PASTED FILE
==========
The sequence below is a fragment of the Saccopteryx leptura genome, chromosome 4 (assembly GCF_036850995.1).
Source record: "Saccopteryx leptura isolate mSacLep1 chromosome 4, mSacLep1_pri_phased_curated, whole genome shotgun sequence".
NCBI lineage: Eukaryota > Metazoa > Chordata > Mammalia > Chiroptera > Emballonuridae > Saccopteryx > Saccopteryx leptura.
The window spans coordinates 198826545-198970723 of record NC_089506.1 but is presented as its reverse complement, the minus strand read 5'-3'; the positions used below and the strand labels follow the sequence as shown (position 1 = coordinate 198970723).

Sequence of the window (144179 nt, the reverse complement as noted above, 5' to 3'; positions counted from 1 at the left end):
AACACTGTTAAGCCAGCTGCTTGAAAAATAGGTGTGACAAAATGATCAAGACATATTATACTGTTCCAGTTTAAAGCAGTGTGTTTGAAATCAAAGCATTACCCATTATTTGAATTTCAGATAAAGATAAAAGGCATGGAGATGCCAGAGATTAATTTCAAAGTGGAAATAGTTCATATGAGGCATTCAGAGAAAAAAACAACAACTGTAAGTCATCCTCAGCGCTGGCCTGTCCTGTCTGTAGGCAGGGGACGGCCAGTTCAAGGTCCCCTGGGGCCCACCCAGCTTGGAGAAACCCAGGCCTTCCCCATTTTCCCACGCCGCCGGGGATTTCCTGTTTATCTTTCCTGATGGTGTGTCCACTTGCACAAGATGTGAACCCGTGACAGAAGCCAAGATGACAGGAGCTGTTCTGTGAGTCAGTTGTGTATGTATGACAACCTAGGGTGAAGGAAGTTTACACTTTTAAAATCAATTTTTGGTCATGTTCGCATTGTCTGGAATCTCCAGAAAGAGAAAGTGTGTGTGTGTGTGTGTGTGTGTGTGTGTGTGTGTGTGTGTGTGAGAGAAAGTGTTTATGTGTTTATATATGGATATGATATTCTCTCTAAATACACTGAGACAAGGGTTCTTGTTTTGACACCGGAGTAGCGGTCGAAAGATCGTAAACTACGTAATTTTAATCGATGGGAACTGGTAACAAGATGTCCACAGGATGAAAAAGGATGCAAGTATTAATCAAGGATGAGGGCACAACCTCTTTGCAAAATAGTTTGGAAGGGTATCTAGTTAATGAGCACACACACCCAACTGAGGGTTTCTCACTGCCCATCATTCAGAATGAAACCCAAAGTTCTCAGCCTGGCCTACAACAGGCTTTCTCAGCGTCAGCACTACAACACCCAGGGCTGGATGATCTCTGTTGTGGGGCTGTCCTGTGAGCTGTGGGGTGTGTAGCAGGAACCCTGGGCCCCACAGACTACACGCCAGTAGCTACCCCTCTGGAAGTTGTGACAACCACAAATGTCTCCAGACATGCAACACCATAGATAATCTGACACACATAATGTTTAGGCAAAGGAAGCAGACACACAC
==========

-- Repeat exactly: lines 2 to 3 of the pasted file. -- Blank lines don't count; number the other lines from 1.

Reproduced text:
Source record: "Saccopteryx leptura isolate mSacLep1 chromosome 4, mSacLep1_pri_phased_curated, whole genome shotgun sequence".
NCBI lineage: Eukaryota > Metazoa > Chordata > Mammalia > Chiroptera > Emballonuridae > Saccopteryx > Saccopteryx leptura.